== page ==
Right now, and I know this through my own experience, the Commissioner is shy in exercising her powers to get agencies to provide her with documents and assistance in a timely manner.

She also promotes a process whereby submissions go backwards and forwards and backwards and forwards between applicants and responding agencies as though they were playing a game of submission tennis. By contrast, the South Australian Ombudsman calls for documents from a state agency, makes a provisional decision, invites input and then concludes the review. It’s all over in a few months.

Finally, if the secrecy culture in the agencies could be addressed, the Information Commissioner would not need to deal with the large number of erroneous decisions she’s being asked to review. The IC recognises if she had more case officers, some could be used to develop a “pro-disclosure culture” across government.

Prevention would be so much better than cure.

$700,000 in wasted resources

At the conclusion of the IC’s appearance at Senate Estimates, Shoebridge probed her on the case I have bought against her in the Federal Court.

Senator Shoebridge:

I suppose I’m equally troubled by the fact that, while we’re seeing delay of this order, significant resources from your office are being spent defending against a case brought by a former senator who is simply trying to assert that you have an obligation to deal with these matters in a reasonable amount of time. Do you say you have no obligation to deal with matters in a reasonable amount of time?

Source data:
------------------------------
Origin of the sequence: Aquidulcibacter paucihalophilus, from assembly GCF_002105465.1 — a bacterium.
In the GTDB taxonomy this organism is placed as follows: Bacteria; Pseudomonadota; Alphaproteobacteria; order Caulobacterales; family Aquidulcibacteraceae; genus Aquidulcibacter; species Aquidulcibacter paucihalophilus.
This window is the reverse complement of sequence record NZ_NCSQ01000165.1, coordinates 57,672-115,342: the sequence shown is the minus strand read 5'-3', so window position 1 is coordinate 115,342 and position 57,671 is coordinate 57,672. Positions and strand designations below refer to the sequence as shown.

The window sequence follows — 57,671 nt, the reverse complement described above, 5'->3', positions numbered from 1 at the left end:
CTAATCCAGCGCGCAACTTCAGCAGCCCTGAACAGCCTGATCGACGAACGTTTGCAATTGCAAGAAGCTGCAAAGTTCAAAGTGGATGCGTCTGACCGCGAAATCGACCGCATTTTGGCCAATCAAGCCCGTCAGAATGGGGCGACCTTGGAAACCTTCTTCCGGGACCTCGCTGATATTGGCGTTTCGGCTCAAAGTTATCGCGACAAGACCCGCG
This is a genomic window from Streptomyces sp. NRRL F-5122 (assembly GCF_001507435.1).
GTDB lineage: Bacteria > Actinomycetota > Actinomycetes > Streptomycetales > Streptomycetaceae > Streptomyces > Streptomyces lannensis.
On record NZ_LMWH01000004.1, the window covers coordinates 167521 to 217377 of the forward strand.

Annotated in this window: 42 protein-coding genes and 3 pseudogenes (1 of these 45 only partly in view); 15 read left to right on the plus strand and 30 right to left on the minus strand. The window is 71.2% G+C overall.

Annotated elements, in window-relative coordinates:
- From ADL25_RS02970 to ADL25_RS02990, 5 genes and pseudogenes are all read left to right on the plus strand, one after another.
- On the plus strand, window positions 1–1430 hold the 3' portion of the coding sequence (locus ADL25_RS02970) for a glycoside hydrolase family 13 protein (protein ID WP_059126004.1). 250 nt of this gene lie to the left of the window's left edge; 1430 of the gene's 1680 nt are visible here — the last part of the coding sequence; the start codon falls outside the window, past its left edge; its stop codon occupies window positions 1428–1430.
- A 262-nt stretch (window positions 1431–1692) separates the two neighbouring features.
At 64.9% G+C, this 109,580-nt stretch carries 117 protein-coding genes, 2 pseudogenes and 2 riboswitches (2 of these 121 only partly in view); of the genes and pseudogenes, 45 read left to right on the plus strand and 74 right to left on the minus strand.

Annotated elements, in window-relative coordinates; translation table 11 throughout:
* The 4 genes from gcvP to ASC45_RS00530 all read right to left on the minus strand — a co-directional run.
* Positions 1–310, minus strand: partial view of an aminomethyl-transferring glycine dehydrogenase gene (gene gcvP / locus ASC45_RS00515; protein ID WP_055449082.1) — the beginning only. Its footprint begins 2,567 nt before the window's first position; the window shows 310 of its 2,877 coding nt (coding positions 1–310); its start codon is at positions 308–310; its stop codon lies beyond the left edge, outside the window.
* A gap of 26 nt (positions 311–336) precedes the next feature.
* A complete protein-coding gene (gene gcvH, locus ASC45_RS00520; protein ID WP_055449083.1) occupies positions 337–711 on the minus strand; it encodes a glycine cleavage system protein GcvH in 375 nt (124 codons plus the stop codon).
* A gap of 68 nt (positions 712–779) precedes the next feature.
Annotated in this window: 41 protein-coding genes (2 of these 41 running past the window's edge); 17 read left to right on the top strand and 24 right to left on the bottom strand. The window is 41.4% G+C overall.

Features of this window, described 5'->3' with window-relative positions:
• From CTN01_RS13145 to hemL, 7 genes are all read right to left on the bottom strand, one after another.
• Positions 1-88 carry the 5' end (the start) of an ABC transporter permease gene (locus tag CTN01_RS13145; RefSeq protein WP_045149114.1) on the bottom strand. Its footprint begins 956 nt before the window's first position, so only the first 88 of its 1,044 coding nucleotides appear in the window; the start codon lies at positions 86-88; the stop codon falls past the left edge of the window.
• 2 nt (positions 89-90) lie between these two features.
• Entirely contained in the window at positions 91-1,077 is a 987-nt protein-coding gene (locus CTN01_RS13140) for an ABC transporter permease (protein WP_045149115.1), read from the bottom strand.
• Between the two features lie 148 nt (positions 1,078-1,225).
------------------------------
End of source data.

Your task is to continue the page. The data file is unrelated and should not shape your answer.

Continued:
Information Commissioner Angelene Falk: “We seek to deal with all matters in as timely a manner as possible. It’s regrettable that we have a legacy case load.”

Senator Shoebridge: “But you’re out there opposing a case that is simply trying to say that your office has an obligation to decide matters in a reasonable amount of time, to which you’re saying, ‘No, we don’t.’ That’s the case, isn’t it?”

Half a million squandered by Information Commissioner on frustrating public’s right to know


The IC went on to reveal an estimated $700,000 of taxpayer’s money would be spent on the case and that, additionally, the case had been “a significant impost on the office”. That’s money and resources that could have been spent on getting on with delayed FOI reviews.

But the IC is refusing to acquiesce to the idea I’m advancing in the Federal Court that she should not take an unreasonable time frame to do her job.

The IC explains her concern:

And, in terms of the remedy that is sought, it would require me to prioritise [matter above hundreds of other applicants], merely because they have the means to bring the legal proceedings.

That misses the point completely. No-one wants to commence litigation. And I certainly don’t want to be treated specially in the event that I win.

I want the court to determine what is reasonable in terms of the time the Information Commissioner is taking to do her job. I want a precedent to be set for others to use.

Everyone should get their FOI requests dealt with in a reasonable time so that they in possession of the currency of democracy that Nader refers to. Sadly, the IC is bankrupting everyone’s power of democratic participation.

Editor’s Note: this story from ten years ago …

ASIC’s death by a thousand cuts

Rex Patrick is a former Senator for South Australia and earlier a submariner in the armed forces. Best known as an anti-corruption and transparency crusader -